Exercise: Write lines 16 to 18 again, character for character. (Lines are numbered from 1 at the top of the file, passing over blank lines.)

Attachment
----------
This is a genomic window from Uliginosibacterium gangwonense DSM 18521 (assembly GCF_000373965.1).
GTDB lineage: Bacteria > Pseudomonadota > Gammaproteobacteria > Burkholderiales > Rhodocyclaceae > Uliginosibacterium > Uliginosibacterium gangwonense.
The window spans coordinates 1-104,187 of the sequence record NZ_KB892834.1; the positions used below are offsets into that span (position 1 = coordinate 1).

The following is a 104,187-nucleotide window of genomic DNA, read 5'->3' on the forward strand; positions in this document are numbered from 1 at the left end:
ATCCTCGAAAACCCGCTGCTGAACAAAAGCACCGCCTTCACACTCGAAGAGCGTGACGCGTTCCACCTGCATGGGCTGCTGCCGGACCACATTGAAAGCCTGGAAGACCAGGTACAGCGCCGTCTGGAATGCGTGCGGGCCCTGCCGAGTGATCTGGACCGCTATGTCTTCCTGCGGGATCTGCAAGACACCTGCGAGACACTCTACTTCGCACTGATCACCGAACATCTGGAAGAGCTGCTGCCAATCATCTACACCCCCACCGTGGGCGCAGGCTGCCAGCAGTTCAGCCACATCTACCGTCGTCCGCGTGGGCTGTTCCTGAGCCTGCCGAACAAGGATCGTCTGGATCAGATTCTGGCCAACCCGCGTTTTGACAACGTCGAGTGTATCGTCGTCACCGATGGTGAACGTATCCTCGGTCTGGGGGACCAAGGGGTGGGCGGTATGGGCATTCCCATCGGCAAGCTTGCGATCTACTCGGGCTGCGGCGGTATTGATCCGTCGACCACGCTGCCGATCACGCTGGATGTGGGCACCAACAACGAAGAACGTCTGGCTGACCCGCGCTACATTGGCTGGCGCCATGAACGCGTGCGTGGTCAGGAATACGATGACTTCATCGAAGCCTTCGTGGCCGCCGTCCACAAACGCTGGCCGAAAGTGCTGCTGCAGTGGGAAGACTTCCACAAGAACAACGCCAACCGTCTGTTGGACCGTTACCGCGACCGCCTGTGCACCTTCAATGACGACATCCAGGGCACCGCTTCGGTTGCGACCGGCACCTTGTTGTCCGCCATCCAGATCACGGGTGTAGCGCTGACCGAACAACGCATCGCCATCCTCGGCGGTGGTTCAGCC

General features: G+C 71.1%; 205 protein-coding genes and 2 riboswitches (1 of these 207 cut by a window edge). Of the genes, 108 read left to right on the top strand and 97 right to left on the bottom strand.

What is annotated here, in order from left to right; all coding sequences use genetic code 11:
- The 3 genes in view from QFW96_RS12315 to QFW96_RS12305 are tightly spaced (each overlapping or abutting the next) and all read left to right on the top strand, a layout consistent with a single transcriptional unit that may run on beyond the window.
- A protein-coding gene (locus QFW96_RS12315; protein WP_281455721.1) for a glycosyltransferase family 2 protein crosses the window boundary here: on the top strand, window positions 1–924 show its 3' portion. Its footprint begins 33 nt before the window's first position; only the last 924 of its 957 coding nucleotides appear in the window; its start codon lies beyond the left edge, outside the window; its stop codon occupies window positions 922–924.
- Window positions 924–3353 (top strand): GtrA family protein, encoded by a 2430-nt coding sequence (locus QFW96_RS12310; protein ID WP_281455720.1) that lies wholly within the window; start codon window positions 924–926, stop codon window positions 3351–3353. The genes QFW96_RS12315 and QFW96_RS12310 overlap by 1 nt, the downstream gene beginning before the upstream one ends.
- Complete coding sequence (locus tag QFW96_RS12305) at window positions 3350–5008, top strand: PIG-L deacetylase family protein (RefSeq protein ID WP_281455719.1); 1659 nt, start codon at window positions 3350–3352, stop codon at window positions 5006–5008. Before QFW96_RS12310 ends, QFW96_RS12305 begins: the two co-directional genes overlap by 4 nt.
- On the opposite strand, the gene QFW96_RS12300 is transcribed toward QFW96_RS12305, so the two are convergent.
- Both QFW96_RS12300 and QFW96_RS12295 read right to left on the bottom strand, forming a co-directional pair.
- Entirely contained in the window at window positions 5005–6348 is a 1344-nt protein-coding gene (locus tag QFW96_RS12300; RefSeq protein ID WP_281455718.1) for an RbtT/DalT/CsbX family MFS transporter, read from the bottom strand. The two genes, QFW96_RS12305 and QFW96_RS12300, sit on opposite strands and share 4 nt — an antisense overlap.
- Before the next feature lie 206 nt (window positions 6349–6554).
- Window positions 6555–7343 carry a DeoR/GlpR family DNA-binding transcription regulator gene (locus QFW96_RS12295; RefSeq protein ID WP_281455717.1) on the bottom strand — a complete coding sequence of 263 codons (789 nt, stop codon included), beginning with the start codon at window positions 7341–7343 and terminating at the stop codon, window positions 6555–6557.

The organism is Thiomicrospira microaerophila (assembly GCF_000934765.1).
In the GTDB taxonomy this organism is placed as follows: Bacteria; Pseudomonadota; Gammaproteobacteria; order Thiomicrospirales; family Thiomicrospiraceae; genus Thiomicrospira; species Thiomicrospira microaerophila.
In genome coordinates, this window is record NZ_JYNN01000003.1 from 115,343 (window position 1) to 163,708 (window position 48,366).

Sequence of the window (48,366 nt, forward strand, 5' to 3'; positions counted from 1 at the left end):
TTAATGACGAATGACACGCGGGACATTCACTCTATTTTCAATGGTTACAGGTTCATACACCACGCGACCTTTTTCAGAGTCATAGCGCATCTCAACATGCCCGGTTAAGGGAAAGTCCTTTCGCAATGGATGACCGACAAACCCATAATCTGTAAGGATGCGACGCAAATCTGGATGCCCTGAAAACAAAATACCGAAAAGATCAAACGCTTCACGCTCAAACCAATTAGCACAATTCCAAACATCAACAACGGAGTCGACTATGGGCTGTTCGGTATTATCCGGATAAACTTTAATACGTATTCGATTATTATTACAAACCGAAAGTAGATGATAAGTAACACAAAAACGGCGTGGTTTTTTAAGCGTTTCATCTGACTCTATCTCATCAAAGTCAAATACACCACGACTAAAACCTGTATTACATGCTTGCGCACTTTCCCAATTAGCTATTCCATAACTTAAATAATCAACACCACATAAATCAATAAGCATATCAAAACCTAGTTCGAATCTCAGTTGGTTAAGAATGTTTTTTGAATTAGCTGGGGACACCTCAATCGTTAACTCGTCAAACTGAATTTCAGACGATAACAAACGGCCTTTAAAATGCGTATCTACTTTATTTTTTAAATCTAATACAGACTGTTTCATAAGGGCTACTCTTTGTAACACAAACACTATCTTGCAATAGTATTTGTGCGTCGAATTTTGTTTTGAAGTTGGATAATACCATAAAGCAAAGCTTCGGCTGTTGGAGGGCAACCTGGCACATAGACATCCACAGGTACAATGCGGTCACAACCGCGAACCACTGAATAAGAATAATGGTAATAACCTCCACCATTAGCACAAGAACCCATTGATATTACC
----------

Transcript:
- Window positions 6555–7343 carry a DeoR/GlpR family DNA-binding transcription regulator gene (locus QFW96_RS12295; RefSeq protein ID WP_281455717.1) on the bottom strand — a complete coding sequence of 263 codons (789 nt, stop codon included), beginning with the start codon at window positions 7341–7343 and terminating at the stop codon, window positions 6555–6557.

The organism is Thiomicrospira microaerophila (assembly GCF_000934765.1).
In the GTDB taxonomy this organism is placed as follows: Bacteria; Pseudomonadota; Gammaproteobacteria; order Thiomicrospirales; family Thiomicrospiraceae; genus Thiomicrospira; species Thiomicrospira microaerophila.